GP’s sur­pris­ing re­sult from choles­terol study

Macclesfield Express - - SCHOOLS NEWS -

CHOLES­TEROL has been ques­tioned as a cause of heart disease in older peo­ple in a con­tro­ver­sial new study by a Mac­cles­field doctor.

A re­view of 19 stud­ies in­volv­ing 68,094 peo­ple, pub­lished in the BMJ Open jour­nal, has found there is no as­so­ci­a­tion be­tween what has tra­di­tion­ally been con­sid­ered as “bad” choles­terol and the pre­ma­ture deaths of over 60-year-olds from car­dio­vas­cu­lar disease.

Its find­ings are “ro­bust” and “thor­oughly re­viewed,” ac­cord­ing to joint au­thor Dr Mal­colm Ken­drick, an in­ter­me­di­ate care GP with the Cen­tral East Cheshire Trust who lives in Mac­cles­field.

Re­searchers found that 92 per cent of the peo­ple in the study with a high choles­terol level lived longer.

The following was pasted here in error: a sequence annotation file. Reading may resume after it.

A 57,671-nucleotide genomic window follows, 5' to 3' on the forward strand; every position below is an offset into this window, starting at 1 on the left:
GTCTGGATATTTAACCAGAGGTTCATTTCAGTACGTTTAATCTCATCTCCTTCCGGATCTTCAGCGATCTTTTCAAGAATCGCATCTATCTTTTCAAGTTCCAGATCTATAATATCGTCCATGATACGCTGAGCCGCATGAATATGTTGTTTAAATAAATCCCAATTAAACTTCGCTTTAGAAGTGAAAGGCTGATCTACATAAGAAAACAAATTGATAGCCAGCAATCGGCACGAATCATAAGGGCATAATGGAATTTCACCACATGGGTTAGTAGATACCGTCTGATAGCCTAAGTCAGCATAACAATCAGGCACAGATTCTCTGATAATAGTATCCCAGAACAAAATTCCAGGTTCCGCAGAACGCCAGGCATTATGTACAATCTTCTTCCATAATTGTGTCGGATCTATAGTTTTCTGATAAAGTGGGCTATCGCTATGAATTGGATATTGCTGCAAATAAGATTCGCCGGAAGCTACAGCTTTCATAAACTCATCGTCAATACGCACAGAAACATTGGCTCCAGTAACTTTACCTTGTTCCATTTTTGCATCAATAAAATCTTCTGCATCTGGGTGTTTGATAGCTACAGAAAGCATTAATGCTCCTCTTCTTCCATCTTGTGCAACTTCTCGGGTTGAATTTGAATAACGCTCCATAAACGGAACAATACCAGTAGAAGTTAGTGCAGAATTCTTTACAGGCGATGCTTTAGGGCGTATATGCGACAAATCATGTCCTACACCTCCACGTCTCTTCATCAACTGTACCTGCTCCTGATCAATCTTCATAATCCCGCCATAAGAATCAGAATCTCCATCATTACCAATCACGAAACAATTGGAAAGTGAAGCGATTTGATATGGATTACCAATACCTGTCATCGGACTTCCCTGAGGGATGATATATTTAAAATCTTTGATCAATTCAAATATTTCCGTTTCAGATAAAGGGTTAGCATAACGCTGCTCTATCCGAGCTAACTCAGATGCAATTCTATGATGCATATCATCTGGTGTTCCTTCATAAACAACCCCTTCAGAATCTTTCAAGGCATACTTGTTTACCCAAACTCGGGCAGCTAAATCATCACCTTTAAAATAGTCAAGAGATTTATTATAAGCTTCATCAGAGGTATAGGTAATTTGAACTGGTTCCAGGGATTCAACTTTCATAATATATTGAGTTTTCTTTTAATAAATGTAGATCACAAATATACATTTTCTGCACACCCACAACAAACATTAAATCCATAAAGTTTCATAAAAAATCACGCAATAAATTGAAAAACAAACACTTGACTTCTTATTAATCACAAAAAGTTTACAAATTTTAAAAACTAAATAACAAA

Choles­terol is car­ried in the blood at­tached to pro­teins called lipopro­teins. There are two main forms, LDL (low den­sity lipopro­tein) and HDL (high den­sity lipopro­tein). LDL choles­terol is of­ten re­ferred to as “bad choles­terol” be­cause too much is un­healthy. HDL is of­ten re­ferred to as “good choles­terol” be­cause it is pro­tec­tive.

Dr Ken­drick said: “These are the facts but they will be con­sid­ered con­tro­ver­sial.”

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